Well, I guess it depends what exactly you are proposing. There are over 2-billion Facebook users in the world. They aren’t all just going to simultaneously quit. And Facebook, let us not forget, is an incredibly useful and beneficial service in many ways – or at least many of its functions are. So, the question becomes:

Do you have any interest in improving this situation? Perhaps that could be done with organized user action, or with well-conceived and executed competition, or with smartly-tailored regulation that doesn’t bite us in the ass in future or end up actually making it harder to compete with Facebook.

All of those things require real, nuanced understanding of how Facebook operates, and the mistakes it has made. None of those things are assisted by hyperbole, inaccuracy, or absolutism.

Alternatively, are you saying there should just be drastic action to eliminate or massively curtail Facebook? Strict, harsh new laws and regulations that make it impossible for it to operate in any way slightly resembling how it does now? Or perhaps an expansive personal lawsuit against Zuck to remove him and hand the company to someone else? Those are all examples of "un-nuanced" approaches.

And they all seem like pretty risky rolls of the dice to me. Regulation drafted hastily and in anger will either fail to accomplish anything, or end up creating procedural hurdles that only a company of Facebook’s scale can manage, and end up making it more deeply entrenched and impossible to compete with. Putting someone else in charge is unlikely to change much except on the surface, because though you may not want to except it, Facebook’s problems probably aren’t solely the result of some demonic evil in Zuck’s heart.

Or… are you just saying that YOU hate Zuck and Facebook, and you don’t really give a fuck about anyone else, and are happy to just mock them for being fools? If so that is certainly your prerogative, but not a particularly useful or admirable perspective.

Anonymous Coward says:

Re: Re: Re:2 Re:

What I’m “proposing” is that individual people quit. Of course there’s not going to be a mass exodus movement – too many people rely on the service for one reason or another. They have almost no power in this situation whatsoever.

As for improving this situation, of course I have an interest in doing so – I don’t want to be part of the panopticon either. If I was going to propose a set of legislation to fix some of the problems, it’d probably look something like the following (though much more verbose given the requirements of legal language).

1. It should be forbidden to collect and hold personal information on someone for more than a short period of time (obviously you need to record some information for website functionality) without their express consent.
2. All data-collection services such as Facebook should be independently audited on a regular basis to ensure that they are operating within the confines of the law – “just trust us” is simply not good enough.
3. All information generated about a user from their habits should be accessible by the user at a moment’s notice.
4. At any point, a user should be able to revoke their permission and have all data collected on or about them permanently removed.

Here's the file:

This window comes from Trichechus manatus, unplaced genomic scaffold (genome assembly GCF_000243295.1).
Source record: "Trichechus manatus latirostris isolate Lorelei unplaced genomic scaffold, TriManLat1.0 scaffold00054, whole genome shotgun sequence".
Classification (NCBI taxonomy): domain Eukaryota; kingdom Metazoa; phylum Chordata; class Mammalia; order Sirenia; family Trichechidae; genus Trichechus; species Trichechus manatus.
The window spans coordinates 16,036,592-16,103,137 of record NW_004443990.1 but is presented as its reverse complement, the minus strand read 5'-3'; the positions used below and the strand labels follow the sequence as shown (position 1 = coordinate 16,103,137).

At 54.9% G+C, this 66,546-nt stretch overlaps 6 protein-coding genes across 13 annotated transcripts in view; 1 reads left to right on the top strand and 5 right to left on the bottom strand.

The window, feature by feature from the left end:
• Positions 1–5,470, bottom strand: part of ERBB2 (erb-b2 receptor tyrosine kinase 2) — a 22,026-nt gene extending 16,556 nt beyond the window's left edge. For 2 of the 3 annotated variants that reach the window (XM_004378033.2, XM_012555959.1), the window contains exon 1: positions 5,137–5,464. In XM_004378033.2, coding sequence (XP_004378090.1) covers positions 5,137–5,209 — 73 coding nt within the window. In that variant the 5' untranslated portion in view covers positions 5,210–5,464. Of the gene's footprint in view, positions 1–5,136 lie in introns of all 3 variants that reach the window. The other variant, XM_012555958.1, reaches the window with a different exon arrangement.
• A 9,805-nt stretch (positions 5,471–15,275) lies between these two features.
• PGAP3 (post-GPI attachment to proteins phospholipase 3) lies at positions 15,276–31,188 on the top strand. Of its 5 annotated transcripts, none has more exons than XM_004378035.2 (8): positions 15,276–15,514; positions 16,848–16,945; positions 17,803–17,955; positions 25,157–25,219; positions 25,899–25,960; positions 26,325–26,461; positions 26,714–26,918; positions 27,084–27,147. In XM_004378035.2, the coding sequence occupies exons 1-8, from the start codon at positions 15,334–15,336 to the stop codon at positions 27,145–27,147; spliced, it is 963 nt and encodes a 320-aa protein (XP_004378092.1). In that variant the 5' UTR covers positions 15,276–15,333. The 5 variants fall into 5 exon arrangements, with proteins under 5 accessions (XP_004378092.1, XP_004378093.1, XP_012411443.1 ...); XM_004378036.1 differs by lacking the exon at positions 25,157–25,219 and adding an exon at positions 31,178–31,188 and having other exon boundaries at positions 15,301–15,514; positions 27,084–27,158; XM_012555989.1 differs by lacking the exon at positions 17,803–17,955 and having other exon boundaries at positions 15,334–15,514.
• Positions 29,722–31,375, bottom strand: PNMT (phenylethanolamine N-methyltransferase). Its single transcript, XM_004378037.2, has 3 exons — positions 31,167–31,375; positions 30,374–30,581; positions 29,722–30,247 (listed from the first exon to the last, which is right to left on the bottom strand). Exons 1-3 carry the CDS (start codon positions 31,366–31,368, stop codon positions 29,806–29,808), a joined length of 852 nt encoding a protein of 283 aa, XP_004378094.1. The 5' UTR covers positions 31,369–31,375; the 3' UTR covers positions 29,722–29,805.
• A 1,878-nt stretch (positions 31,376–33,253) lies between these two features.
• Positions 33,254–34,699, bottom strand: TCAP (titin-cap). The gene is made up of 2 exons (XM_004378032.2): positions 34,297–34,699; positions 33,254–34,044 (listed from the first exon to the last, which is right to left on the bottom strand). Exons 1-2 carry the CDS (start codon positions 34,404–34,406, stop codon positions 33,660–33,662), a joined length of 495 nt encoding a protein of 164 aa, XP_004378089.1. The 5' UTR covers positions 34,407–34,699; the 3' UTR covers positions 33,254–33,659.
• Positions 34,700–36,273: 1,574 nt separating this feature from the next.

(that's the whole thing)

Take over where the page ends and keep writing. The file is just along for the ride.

Though it’d be hard to find a way to phrase it in a less specific way, I’d also like to make Facebook and Google liable for 200% of all profits gained from somebody’s personal information without their express and aware consent. If Facebook maintained a shadow profile on you and earned revenue on the basis of that information, you should be able to claim twice that amount back from them in damages.

Now, while there’s obviously a substantial risk of damaging the market in this case, I actually don’t care. Tracking and profiling people in this manner is exceedingly dangerous, and all it will take is one or two data breaches for people’s lives to be seriously and negatively impacted. If it turns out that doing this sort of business responsibly is unprofitable and companies like Facebook have to shut down, I don’t see that as a bad thing.

Anonymous Coward says:

Re: Re: Re:3 Re:

too many people rely on the service for one reason or another. They have almost no power in this situation whatsoever.

Correction: they have all the power, but they probably won’t use that power because it would be inconvenient. Look at what happened with Myspace, Google Plus, etc. to see what people could do.

Anonymous Coward says:

Re: Re: Re:3 Re:

Thank’s for fleshing it out more.

Based on the law as you’ve written it there, it would also pretty much ban Equifax and all other credit rating companies – or, perhaps more critically, it would ban FICO which tracks and provides the actual data. It would also ban stuff like Nielsen and Axciom. It would ban private anti-fraud identity confirmation services like Intelius and ID Analytics.

And maybe that’s all fine! I wouldn’t mind seeing a lot of those companies scale down or completely change their practices. But unfortunately you don’t get to say that you simply “don’t care” about the impact on the market – you’re talking about a law that would change SO MUCH and destroy many, many businesses. People who say they “don’t care” don’t really get any input into something like that – obviously nobody will ever embrace your proposal if you are uninterested in what its actual impact will be beyond your narrow vision. So yeah, nuance matters.